Chaudhary Charan Singh Wiki, Age, Caste, Death, Wife, Children, Family, Biography & more

Chaudhry Charan Singh

Chaudhary Charan Singh (1902-1987) was an Indian agricultural intellectual and politician. Among farmers, he is known as “Chowdhury Sahib” and “Champion of Indian Farmers”. As the son of a farmer born in British India, he understood the plight of Indian agrarian society. He was deeply influenced by Dayananda Saraswati and Mahatma Gandhi. He participated in the Indian independence movement led by Gandhi and became a member of the Arya Samaj, fighting against the rigidity and prejudice prevalent in society at that time. He served as the fifth Prime Minister of India. He also served as the fifth Chief Minister of Uttar Pradesh. Apart from this, he also held many important positions in the Union government, such as Deputy Prime Minister, Finance Minister, Home Minister and Agriculture Minister. He died in 1987 after a long illness.


Chaudhary Charan Singh was born on Tuesday, December 23, 1902 in the village of Nurpur in Meerut District, United Provinces of British India (now Uttar Pradesh, India) (he died aged 84). His zodiac sign is Capricorn. He completed his primary education in a school in Jani Kurd. He was an excellent student and wanted to study further, but his father was unable to pay his tuition with his meager income. Charan’s uncle Rakhpat Singh, who served in the Indian Army, had full confidence in him and gave him the opportunity to study further. He went to Meerut to continue his studies. He completed his matriculation examinations in 1919 and his intermediate examinations in 1921 from Government High School, Meerut. Thereafter, he joined Agra College, Agra, and pursued his Bachelor of Science degree in 1923. After graduation, he pursued MA in History (British, European, Indian) and then LLB from Meerut College (Agra University). His higher education was an achievement in itself as the overall literacy rate in India at that time was only 3.1%.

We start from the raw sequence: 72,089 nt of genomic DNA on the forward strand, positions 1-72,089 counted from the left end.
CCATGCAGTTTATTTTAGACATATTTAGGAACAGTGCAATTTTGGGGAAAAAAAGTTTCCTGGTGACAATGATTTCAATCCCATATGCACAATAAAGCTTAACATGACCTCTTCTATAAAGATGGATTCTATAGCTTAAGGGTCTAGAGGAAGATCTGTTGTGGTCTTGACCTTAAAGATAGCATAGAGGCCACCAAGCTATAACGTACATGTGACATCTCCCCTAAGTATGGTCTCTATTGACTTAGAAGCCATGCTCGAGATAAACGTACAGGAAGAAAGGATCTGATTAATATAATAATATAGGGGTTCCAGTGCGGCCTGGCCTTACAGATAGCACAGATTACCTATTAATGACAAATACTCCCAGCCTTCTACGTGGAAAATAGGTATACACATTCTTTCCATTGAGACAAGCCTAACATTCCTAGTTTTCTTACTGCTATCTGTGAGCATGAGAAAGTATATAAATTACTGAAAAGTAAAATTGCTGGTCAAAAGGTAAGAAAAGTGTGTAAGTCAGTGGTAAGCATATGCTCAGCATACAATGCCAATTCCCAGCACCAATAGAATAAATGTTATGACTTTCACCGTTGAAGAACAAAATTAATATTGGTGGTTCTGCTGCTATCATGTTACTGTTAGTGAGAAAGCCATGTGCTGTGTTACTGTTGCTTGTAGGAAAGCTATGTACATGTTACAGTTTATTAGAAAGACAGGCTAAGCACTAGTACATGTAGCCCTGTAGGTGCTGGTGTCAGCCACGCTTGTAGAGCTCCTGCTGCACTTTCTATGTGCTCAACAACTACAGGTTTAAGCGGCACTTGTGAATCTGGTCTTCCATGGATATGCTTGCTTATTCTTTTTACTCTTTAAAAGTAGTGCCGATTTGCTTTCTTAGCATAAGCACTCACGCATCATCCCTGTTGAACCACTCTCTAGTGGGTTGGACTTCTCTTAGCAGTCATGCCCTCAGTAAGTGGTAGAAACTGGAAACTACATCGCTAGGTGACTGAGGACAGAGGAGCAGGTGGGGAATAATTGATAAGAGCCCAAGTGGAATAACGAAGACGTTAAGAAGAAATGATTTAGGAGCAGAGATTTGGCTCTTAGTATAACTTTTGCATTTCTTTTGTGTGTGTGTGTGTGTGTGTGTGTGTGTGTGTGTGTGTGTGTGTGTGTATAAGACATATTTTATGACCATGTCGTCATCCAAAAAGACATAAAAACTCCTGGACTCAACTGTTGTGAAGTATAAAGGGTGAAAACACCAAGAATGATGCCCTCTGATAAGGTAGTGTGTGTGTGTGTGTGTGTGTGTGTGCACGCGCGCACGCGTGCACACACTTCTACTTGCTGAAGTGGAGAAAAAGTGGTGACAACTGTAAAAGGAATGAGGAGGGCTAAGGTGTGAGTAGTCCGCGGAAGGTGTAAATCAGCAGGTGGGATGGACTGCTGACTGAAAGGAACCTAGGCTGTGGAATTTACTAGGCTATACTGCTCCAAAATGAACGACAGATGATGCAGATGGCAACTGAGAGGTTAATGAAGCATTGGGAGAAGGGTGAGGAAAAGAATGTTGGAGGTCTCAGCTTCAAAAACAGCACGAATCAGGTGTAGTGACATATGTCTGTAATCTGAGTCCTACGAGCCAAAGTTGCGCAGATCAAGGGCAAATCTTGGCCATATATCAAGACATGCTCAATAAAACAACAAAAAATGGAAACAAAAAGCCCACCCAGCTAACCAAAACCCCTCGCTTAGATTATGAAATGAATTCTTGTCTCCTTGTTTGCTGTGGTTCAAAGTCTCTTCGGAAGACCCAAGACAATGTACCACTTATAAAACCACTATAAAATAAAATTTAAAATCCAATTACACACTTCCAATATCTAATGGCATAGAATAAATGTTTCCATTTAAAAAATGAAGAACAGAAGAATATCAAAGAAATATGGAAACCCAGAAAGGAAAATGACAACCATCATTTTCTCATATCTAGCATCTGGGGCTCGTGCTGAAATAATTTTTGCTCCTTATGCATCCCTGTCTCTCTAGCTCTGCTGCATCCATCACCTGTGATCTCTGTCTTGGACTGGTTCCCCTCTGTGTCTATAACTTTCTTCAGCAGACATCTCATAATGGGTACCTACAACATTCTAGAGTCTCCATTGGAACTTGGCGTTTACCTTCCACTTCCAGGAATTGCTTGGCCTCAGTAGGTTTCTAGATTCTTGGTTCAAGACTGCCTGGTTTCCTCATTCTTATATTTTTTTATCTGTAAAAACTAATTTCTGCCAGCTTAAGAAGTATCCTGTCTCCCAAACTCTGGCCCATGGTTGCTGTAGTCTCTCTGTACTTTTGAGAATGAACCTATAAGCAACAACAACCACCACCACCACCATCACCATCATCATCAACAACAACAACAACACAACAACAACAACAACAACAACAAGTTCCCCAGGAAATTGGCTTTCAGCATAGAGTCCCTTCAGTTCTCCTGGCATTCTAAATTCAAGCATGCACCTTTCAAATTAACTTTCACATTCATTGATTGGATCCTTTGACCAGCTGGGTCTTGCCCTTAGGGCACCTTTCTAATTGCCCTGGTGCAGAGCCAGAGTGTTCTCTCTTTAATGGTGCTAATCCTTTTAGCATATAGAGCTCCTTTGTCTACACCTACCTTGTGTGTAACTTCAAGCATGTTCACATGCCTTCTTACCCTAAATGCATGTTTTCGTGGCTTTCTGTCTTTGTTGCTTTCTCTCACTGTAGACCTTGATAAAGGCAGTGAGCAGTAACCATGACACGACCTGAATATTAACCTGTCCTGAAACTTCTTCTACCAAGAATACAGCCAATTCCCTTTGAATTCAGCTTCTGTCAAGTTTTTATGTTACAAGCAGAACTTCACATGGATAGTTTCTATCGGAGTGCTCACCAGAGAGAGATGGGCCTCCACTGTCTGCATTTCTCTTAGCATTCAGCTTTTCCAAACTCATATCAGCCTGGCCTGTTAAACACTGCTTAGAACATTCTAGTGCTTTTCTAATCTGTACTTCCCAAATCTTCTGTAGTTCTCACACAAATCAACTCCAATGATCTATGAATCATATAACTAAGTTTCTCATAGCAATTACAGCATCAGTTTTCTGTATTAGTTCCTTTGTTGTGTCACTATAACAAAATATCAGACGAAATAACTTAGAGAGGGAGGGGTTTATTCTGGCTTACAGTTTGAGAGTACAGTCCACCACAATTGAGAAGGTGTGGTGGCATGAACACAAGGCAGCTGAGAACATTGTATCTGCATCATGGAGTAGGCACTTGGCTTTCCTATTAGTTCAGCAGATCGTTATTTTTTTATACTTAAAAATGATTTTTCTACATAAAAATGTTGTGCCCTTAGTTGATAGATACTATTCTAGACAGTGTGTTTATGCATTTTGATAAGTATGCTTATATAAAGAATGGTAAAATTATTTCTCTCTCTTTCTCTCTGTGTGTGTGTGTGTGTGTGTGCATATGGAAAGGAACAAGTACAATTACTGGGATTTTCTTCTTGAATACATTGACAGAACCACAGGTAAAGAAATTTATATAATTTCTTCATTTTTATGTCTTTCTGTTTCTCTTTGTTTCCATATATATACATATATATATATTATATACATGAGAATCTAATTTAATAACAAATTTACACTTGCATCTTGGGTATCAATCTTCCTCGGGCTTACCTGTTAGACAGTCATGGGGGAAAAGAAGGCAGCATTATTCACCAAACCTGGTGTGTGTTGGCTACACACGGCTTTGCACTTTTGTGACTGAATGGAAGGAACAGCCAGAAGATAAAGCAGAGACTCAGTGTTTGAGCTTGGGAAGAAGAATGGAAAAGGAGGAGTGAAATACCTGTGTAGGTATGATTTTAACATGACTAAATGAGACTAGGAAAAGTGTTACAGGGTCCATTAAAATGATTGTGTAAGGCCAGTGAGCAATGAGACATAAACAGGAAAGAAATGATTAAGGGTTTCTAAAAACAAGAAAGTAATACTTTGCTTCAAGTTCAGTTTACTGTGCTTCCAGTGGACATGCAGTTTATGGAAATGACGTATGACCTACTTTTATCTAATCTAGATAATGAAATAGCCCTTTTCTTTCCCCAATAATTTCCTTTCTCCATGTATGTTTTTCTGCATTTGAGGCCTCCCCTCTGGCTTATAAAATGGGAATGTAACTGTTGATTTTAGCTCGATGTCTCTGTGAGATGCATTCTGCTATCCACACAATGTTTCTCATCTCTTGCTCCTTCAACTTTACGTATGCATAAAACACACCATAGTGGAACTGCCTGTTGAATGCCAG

Charan Singh's Alma Mater Meerut College

Charan Singh’s Alma Mater Meerut College


Height (approximately): 5′7″

Hair color: gray

Eye color: black

Chaudhry Charan Singh


Parents and siblings

Charan Singh’s father Mir Singh was a tenant farmer in Nurpur village. According to reports, the landowner moved to Bhoop Garhi in Meerut after taking back the land from Mir Singh. After a few years, he purchased a small plot of land in Meerutbadau village and settled there permanently. Charan Singh’s mother Netra Kaur is a housewife. His parents married in 1898. Charan Singh has 4 siblings, 2 brothers: Shyam Singh and Man Singh, and 2 sisters: Ram Devi and Risalo Devi.

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Charan Singh's parents Mir Singh and Netra Kaur

Charan Singh’s parents Mir Singh and Netra Kaur

wife and children

Charan Singh married Gayatri Devi of Sonipat on December 5, 1925. They had 6 children, 5 daughters: Satyavati, Vedvati, Gyanvati, Saroj, Sharda and a son Ajit Singh. His wife Gayatri Devi was elected to the Uttar Pradesh Legislative Assembly from the Igras (Aligarh) constituency in 1969 and the Gokul constituency in 1974. She was later elected to the Lok Sabha from Kairana constituency. His son Ajit Singh continued his legacy and went on to hold many important positions in the federal government. His grandson Jayant Chaudhary is also a politician.

Charan Singh (front row, first from left) with his wife and children